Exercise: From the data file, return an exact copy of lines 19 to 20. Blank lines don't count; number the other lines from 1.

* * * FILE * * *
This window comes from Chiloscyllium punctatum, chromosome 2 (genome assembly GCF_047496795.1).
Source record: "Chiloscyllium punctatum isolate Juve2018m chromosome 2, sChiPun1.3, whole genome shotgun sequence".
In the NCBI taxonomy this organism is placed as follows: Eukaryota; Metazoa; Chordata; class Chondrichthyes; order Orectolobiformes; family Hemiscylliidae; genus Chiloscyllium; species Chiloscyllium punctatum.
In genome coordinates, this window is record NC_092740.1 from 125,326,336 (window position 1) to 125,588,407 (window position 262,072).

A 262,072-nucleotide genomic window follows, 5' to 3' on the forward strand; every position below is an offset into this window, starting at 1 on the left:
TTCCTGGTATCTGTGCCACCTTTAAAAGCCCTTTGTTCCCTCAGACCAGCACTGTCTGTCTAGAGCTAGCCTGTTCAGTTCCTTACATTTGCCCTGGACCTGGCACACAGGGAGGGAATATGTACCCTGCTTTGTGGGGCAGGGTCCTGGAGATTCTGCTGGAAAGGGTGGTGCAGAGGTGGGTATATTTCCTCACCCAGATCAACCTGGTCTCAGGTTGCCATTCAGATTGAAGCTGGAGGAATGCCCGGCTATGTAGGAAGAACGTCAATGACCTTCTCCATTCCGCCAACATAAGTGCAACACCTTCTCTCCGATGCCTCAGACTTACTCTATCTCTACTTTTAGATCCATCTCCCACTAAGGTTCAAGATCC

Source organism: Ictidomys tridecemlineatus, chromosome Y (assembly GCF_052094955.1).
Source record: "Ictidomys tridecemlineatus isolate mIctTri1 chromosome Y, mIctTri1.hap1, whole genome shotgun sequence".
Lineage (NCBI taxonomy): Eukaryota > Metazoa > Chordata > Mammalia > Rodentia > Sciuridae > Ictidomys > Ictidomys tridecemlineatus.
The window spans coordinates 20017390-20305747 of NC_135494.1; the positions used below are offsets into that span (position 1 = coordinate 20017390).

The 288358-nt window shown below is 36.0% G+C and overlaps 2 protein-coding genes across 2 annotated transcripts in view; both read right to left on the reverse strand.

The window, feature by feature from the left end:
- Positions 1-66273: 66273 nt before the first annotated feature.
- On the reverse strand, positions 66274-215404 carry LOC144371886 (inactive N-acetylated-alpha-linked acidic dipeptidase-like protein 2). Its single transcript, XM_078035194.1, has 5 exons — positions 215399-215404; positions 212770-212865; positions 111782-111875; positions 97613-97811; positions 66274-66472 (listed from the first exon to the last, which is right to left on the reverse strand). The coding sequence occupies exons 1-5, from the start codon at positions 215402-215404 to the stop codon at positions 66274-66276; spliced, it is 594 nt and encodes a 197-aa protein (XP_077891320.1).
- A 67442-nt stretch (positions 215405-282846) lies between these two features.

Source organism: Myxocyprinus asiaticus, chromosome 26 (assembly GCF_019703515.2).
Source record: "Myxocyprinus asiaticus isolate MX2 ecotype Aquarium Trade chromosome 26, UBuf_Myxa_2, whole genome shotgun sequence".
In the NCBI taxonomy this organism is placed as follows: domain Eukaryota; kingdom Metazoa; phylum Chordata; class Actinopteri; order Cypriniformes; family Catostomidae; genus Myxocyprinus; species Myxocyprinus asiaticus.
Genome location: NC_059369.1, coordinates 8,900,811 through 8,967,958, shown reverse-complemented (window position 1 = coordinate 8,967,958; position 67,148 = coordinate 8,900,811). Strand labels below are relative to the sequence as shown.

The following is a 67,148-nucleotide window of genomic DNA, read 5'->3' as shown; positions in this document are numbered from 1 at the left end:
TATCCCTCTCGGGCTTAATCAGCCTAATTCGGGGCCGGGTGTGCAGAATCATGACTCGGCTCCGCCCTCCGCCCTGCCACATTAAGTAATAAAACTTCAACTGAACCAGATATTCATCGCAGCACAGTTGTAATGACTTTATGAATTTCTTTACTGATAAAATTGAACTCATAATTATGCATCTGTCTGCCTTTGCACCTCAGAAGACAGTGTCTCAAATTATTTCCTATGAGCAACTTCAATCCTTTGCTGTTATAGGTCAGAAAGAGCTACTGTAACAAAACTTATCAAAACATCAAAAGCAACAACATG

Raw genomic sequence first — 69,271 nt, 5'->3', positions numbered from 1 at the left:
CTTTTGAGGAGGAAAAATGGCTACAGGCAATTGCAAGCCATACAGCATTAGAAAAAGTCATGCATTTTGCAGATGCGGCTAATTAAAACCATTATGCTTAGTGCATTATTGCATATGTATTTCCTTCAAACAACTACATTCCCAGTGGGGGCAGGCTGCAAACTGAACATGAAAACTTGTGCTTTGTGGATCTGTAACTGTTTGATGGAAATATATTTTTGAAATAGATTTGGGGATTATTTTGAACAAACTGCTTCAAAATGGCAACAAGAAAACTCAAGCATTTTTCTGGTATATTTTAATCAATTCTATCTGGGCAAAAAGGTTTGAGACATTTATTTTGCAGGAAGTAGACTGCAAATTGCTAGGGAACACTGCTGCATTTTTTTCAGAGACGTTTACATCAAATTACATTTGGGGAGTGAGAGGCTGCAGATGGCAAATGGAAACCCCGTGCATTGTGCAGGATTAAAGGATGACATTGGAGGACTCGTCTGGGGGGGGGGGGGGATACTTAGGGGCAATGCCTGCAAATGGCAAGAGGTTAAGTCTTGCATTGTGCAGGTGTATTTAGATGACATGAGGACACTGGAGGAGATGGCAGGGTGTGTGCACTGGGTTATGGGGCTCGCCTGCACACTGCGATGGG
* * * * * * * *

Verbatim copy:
Genome location: NC_059369.1, coordinates 8,900,811 through 8,967,958, shown reverse-complemented (window position 1 = coordinate 8,967,958; position 67,148 = coordinate 8,900,811). Strand labels below are relative to the sequence as shown.

The following is a 67,148-nucleotide window of genomic DNA, read 5'->3' as shown; positions in this document are numbered from 1 at the left end: